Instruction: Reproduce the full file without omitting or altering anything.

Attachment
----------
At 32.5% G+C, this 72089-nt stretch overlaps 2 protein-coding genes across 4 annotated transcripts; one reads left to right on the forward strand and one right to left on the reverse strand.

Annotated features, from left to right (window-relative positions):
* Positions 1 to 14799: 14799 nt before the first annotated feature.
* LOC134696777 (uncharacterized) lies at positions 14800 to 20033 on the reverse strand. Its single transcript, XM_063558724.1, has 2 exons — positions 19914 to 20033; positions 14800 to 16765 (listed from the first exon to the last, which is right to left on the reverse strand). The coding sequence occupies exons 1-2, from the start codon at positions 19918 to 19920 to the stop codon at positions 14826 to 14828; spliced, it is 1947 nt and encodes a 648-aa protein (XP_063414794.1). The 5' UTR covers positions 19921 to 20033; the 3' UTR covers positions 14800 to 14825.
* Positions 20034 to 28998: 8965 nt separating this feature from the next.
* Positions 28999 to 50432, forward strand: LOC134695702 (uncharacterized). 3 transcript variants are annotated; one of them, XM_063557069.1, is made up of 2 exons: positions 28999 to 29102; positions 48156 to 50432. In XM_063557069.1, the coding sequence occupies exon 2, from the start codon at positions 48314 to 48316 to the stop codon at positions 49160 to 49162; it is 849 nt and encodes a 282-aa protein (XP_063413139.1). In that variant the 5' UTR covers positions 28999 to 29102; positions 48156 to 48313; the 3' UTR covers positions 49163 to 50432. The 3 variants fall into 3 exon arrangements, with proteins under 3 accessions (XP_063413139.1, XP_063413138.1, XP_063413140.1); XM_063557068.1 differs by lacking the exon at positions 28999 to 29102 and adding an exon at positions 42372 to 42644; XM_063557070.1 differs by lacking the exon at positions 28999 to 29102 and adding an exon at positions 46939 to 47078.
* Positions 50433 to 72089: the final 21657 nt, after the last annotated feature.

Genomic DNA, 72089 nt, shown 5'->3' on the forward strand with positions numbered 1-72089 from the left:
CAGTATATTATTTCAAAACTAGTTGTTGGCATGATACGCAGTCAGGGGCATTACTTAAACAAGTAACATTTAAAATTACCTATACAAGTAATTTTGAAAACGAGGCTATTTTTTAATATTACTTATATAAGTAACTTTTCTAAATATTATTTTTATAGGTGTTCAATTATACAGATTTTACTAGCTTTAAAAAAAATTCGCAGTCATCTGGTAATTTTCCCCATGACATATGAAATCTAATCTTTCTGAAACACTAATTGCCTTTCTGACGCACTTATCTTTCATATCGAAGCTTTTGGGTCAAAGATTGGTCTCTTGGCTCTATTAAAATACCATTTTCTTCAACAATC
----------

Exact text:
At 32.5% G+C, this 72089-nt stretch overlaps 2 protein-coding genes across 4 annotated transcripts; one reads left to right on the forward strand and one right to left on the reverse strand.

Annotated features, from left to right (window-relative positions):
* Positions 1 to 14799: 14799 nt before the first annotated feature.
* LOC134696777 (uncharacterized) lies at positions 14800 to 20033 on the reverse strand. Its single transcript, XM_063558724.1, has 2 exons — positions 19914 to 20033; positions 14800 to 16765 (listed from the first exon to the last, which is right to left on the reverse strand). The coding sequence occupies exons 1-2, from the start codon at positions 19918 to 19920 to the stop codon at positions 14826 to 14828; spliced, it is 1947 nt and encodes a 648-aa protein (XP_063414794.1). The 5' UTR covers positions 19921 to 20033; the 3' UTR covers positions 14800 to 14825.
* Positions 20034 to 28998: 8965 nt separating this feature from the next.
* Positions 28999 to 50432, forward strand: LOC134695702 (uncharacterized). 3 transcript variants are annotated; one of them, XM_063557069.1, is made up of 2 exons: positions 28999 to 29102; positions 48156 to 50432. In XM_063557069.1, the coding sequence occupies exon 2, from the start codon at positions 48314 to 48316 to the stop codon at positions 49160 to 49162; it is 849 nt and encodes a 282-aa protein (XP_063413139.1). In that variant the 5' UTR covers positions 28999 to 29102; positions 48156 to 48313; the 3' UTR covers positions 49163 to 50432. The 3 variants fall into 3 exon arrangements, with proteins under 3 accessions (XP_063413139.1, XP_063413138.1, XP_063413140.1); XM_063557068.1 differs by lacking the exon at positions 28999 to 29102 and adding an exon at positions 42372 to 42644; XM_063557070.1 differs by lacking the exon at positions 28999 to 29102 and adding an exon at positions 46939 to 47078.
* Positions 50433 to 72089: the final 21657 nt, after the last annotated feature.

Genomic DNA, 72089 nt, shown 5'->3' on the forward strand with positions numbered 1-72089 from the left:
CAGTATATTATTTCAAAACTAGTTGTTGGCATGATACGCAGTCAGGGGCATTACTTAAACAAGTAACATTTAAAATTACCTATACAAGTAATTTTGAAAACGAGGCTATTTTTTAATATTACTTATATAAGTAACTTTTCTAAATATTATTTTTATAGGTGTTCAATTATACAGATTTTACTAGCTTTAAAAAAAATTCGCAGTCATCTGGTAATTTTCCCCATGACATATGAAATCTAATCTTTCTGAAACACTAATTGCCTTTCTGACGCACTTATCTTTCATATCGAAGCTTTTGGGTCAAAGATTGGTCTCTTGGCTCTATTAAAATACCATTTTCTTCAACAATC